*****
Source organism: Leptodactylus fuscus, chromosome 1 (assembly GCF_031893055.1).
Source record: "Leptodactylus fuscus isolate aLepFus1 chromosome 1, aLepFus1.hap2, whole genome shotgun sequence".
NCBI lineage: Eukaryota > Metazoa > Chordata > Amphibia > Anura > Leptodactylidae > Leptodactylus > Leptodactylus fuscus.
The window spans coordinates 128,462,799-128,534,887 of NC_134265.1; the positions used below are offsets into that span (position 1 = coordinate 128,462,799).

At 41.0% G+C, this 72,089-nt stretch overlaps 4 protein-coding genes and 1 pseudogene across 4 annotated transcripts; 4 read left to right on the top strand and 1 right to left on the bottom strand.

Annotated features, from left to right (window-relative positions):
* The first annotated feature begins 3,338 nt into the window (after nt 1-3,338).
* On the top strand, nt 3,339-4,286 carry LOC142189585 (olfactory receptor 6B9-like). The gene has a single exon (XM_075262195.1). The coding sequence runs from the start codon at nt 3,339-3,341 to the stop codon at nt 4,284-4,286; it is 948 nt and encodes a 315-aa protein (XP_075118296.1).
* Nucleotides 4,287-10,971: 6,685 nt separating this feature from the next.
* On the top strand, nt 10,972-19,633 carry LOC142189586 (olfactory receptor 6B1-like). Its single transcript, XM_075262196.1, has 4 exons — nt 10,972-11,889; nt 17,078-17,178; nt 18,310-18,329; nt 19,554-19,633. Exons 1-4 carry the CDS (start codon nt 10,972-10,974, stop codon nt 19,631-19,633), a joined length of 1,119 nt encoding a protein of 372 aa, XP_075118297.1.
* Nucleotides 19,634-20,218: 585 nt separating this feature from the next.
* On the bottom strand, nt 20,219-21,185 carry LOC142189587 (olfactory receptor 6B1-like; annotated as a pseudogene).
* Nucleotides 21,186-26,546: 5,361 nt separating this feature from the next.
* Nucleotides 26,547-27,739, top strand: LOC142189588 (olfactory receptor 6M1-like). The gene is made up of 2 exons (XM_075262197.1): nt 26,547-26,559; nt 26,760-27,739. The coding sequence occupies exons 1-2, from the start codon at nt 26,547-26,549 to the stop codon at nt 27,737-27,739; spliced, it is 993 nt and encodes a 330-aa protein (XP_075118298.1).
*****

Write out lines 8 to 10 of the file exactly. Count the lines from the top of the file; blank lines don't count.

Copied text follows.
* On the top strand, nt 3,339-4,286 carry LOC142189585 (olfactory receptor 6B9-like). The gene has a single exon (XM_075262195.1). The coding sequence runs from the start codon at nt 3,339-3,341 to the stop codon at nt 4,284-4,286; it is 948 nt and encodes a 315-aa protein (XP_075118296.1).
* Nucleotides 4,287-10,971: 6,685 nt separating this feature from the next.
* On the top strand, nt 10,972-19,633 carry LOC142189586 (olfactory receptor 6B1-like). Its single transcript, XM_075262196.1, has 4 exons — nt 10,972-11,889; nt 17,078-17,178; nt 18,310-18,329; nt 19,554-19,633. Exons 1-4 carry the CDS (start codon nt 10,972-10,974, stop codon nt 19,631-19,633), a joined length of 1,119 nt encoding a protein of 372 aa, XP_075118297.1.